Dq7;1-2 | RES 820 | Grand Canyon University

  

Please reply to the questions.

Topic 7 DQ 1

Bria 

It is important to defend your position in your dissertation because to ensure that your research is feasible you cannot stand on personal experience alone (Bridges et al. 2020). Since the dissertation is used as a way to address problem spaces in research it is important that the doctoral learners’ argumentation serves as a driving force of the value of that information (Bridges et al. 2020). The implementation of argumentation can help with scholarly conversation because it forces one to look at stating your position, getting information for the conversation, and organizing the information in a thought so it comes off understandably (Bridges et al. 2020). Also, argumentation helps with scholarly conversation simply because you have to get others to understand your position with the information that you have learned in order to add to the knowledge that the topic may already have surrounding it (Bridges et al. 2020). Utilizing claims and counterclaims in written text can also help doctoral students to appear more knowledgeable and less biased about the subject matter (Lam et al. 2018). Lastly, knowing about the different types of argumentation and common mistakes that students make in argumentation can help increase a strong argument in the dissertation. Knowing what to avoid during the use of argumentation and what works will allow for higher feasibility in students’ work (Bridges et al. 2020). 

References 

Bridges, S., Banaszewski, C., Kelly, S., Wozniak, R., Maul, J. (2020). Argumentation. In Grand Canyon University (Ed.), GCU doctoral research: The literature landscape. Retrieved from https://lc.gcumedia.com/res820/gcu-doctoral-research-the-literature-landscape/v1.1/#/chapter/7

Lam, Y. W., Hew, K. F., & Chiu, K. F. (2018). Improving argumentative writing: Effects of a blended learning approach and gamification. Language learning & technology, 22(1), 97-118.

7:1

Theresa 

Presenting argument rests solely on the researcher and requires support of the literature and a departure from any bias. The argument is a position the researcher takes on a certain topic by supporting the literature and defending their claim (Bridges, et al., 2020). Newly defined ideas must also be supported by arguments, which consist of components, such as premises, or statements that either individually or collectively, give support to the claim, or conclusion. Arguments are required to clearly communicate the researcher’s position, thus vital to the entire process (Garcia-Gorrostieta, et al., 2018). The researcher’s goal is to clearly communicate their perspective on their topic. Their objectivity is evident when they are successful in making their own contribution to an existing body of literature. The new contribution may support or contradict earlier literature. In the event of a contradiction, new research may need to take on a different focus. A researcher strives to show expert skills in researching and supporting a position by insisting on legitimate evidence from previous research (Bridges, et al., 2020).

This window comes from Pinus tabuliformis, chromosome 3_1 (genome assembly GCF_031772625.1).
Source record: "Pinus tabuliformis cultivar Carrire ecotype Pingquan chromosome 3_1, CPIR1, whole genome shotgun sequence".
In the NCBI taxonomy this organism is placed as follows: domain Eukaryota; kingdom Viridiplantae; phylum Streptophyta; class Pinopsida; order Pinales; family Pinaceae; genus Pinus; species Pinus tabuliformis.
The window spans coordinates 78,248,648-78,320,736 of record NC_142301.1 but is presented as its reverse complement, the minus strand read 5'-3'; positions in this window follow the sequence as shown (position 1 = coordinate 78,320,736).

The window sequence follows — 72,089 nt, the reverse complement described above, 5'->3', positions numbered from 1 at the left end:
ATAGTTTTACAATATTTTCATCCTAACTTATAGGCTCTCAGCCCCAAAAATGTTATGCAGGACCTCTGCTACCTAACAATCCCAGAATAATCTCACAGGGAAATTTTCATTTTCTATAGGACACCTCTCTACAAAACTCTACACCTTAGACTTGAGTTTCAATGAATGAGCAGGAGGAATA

References:

Bridges, S., Banaszewski, C., Kelly, S., Wozniak, R., & Maul, J. (2020). Argumentation. In Grand Canyon University (Ed.), GCU doctoral research: The literature landscape. Retrieved from https://lc.gcumedia.com/res820/gcu-doctoral-research-the-literature-landscape/v1.1/#/chapter/7

Garcia-Gorrostieta, J. M., Lopez-Lopez, A., Pinto, Singh, Villavicencio, Mayr-Schlegel, & Stamatatos, (2018). Argument component classification in academic writings, Journal of Intelligent & Fuzzy Systems, 34(5), 3037-3047, https://doi-org.lopes.idm.oclc.org/10.3233/JIFS-169488

7:2

Kerri Higgs

The process of reviewing literature is greatly influential to my dissertation development.  While I want to look at the impacts of leadership on curriculum implementation the topic alone is too broad.  I am currently using the research to help me narrow down the focus so that I can be more strategic with my research decisions.  The evidence that I ultimately use will help to support and lend credibility to my argument, while also removing bias (Bridges, et al., 2020).  My topic may be vague now, but the research will ultimately lead the direction of the study.  

Teachers are currently leaving education in record numbers.  It is clear that there is a need for reform.  Campus and district leaders have the opportunity to impact these decisions.  Leadership needs research to be able to make more informed decisions on their campus (Firestone, et al., 2020).   Teachers need adequate training and time in order to implement curriculum changes effectively and with fidelity.  The pandemic added an extra layer of uncertainty and stress to a system that was already struggling.  

References

Bridges, S., Banaszewski, C.,  Kelly, S., Wozniak, R., & Maul, J. (2020).  Argumentation.   In Grand Canyon University (Ed.), GCU Doctoral Research: The Literature Landscape. Grand Canyon University.  https://www.gcumedia.com/digital-resources/grand-canyon-university/2020/gcu-doctoral-research_the-literature-landscape_1e.php

Firestone, W., Perry, J. A., & Leland, A. (2020). Teaching Research Evidence Use Through the Education Doctorate. Planning & Changing, 49(3/4), 135–150.